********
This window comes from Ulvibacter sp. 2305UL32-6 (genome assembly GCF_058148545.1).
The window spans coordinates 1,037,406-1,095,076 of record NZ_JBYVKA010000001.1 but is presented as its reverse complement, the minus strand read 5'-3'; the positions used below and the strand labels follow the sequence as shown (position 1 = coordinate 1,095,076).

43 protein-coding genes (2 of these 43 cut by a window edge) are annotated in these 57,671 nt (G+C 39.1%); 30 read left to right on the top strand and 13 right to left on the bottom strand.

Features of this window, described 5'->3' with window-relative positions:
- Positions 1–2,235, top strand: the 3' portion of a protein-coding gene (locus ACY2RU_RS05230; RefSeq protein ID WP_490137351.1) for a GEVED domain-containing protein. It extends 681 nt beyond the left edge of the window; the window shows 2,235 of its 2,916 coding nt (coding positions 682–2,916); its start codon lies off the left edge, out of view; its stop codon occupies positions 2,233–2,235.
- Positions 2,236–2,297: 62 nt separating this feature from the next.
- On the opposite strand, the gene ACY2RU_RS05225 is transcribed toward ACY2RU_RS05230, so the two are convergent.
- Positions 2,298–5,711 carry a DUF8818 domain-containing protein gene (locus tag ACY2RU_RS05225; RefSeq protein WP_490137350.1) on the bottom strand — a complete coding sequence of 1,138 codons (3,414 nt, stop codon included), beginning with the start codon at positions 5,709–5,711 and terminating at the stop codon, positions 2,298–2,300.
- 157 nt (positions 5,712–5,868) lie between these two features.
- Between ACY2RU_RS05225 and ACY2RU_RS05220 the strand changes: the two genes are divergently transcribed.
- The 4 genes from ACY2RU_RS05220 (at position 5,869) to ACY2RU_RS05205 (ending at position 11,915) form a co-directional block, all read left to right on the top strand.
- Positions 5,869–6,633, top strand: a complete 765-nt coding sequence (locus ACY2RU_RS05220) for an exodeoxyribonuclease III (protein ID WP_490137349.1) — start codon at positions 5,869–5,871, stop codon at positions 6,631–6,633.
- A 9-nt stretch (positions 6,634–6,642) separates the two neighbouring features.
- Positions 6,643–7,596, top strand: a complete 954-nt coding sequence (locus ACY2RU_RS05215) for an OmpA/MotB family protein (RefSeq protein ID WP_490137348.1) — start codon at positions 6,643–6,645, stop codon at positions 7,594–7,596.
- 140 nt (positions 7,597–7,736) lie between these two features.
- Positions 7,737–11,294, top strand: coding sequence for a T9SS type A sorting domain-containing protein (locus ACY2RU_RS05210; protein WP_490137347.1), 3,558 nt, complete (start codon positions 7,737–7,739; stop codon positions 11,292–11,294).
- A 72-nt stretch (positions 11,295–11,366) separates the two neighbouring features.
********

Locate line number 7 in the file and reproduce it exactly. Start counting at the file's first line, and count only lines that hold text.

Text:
- On the opposite strand, the gene ACY2RU_RS05225 is transcribed toward ACY2RU_RS05230, so the two are convergent.